Encyclopedia of Slavic Languages and Linguistics Online


The most comprehensive reference work on Slavic languages ever published. It provides authoritative treatment of all important aspects of the Slavic language family from its Indo-European origins to the present day, as well as consideration of the interaction of Slavic with other languages.




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Interview with Marc L. Greenberg on the Encyclopedia of Slavic Languages and Linguistics

In June 2020, Brill released the online Encyclopedia of Slavic Languages and Linguistics (ESLL). Read an interview with Editor-in-Chief, Marc L. Greenberg (University of Kansas).

New at Brill: Heritage Language Journal

The Heritage Language Journal (HLJ) was established in 2002 by the National Heritage Language Resource Center at the University of California, Los Angeles. Its aim is to provide a forum for scholars to disseminate research and knowledge about heritage and community languages.

Major Open Access Collaboration between Brill and ERC Project ‘Open Philology: The Composition of Buddhist Scriptures’

Brill is delighted to announce a new Open Access collaboration with ‘Open Philology: The Composition of Buddhist Scriptures’ (OpenPhilology), funded by the European Research Council. The resulting book series Buddhist Open Philology Project will publish translations of scriptures, text editions, and studies on the select corpus of Mahāyāna Buddhist scriptures (sūtra), the Mahāratnakūṭa collection of 49 sūtras. All volumes in the series will be published in Open Access with Brill.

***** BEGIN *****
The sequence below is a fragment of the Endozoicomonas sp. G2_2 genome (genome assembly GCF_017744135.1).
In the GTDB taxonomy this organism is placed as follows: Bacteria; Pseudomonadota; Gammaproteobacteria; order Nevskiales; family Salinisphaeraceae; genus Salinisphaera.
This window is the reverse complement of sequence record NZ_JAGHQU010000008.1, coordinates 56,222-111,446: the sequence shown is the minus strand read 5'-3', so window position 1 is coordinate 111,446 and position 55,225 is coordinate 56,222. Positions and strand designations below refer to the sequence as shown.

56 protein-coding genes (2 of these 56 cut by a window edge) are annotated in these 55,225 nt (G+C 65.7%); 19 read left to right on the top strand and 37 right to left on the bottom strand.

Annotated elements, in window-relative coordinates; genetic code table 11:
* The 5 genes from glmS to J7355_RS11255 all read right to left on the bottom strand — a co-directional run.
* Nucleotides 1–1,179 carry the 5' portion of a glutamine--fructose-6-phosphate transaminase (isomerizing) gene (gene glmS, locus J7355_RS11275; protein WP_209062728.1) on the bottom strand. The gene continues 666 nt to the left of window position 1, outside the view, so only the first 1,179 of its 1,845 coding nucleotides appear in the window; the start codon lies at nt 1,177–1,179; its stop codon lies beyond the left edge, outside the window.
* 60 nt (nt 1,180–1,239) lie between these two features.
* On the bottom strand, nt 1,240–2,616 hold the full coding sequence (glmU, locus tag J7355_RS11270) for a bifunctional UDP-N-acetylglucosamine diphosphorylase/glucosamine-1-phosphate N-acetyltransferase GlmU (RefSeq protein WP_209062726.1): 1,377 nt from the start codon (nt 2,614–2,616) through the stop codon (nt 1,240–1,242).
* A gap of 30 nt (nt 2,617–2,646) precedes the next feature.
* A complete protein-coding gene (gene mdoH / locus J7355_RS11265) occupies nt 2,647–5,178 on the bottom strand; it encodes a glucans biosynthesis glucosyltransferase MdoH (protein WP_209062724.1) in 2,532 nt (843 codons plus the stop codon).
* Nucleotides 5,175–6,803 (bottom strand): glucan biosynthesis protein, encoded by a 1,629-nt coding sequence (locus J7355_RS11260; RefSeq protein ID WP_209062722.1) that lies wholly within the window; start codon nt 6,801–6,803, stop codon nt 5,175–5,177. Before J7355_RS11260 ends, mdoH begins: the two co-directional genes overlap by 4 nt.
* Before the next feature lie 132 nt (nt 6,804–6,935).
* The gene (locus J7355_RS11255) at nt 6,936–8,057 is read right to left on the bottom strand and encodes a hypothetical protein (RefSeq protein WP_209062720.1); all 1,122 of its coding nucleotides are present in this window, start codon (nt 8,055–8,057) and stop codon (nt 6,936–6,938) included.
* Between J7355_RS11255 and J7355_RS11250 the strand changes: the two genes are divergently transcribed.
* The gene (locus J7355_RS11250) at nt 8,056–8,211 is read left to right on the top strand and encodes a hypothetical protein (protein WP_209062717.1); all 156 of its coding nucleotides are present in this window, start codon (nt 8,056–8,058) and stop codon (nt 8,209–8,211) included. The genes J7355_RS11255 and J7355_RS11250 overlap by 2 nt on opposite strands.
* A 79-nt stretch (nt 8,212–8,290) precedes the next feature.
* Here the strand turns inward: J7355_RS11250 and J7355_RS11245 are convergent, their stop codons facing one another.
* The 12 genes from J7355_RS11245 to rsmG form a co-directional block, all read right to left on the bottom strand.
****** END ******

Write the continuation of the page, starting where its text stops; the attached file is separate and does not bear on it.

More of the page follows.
Acquisitions Editors


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Marie-Carolin Vondracek


Byzantine grammatical scholarship is mostly indebted to the Alexandrian tradition, especially the Techne of Dionysios Thrax, whereas Stoic and other older kinds of linguistic thought are mostly unknown. The Byzantine output includes general treatises and word-by-word commentaries on individual texts, with explanations of orthography, prosody, morphology, etymology and semantics. Furthermore, there are school exercises (schedographiae) and lexica with grammatical information. In most cases it is clear that the Byzantine grammarians have normative and pedagogical rather than scholarly and descriptive ambitions. Among the more important Byzantine grammarians are Michael Synkellos (760/761–846), representing the first generation of those preserved, and Maximos Planoudes (ca. 1260–1305). Planoudes exhibits signs of scientific ambition and is probably to be seen as a harbinger of a new era, where modern Latin linguistic thought is assimilated by Greeks. Finally, from the late 14th c. Greek scholars move to Italy and start to teach there. This leads to a new focus on grammar, for the fact that it is now often taught to foreigners, and it further strengthens the interdependence of Greek and Latin linguistics.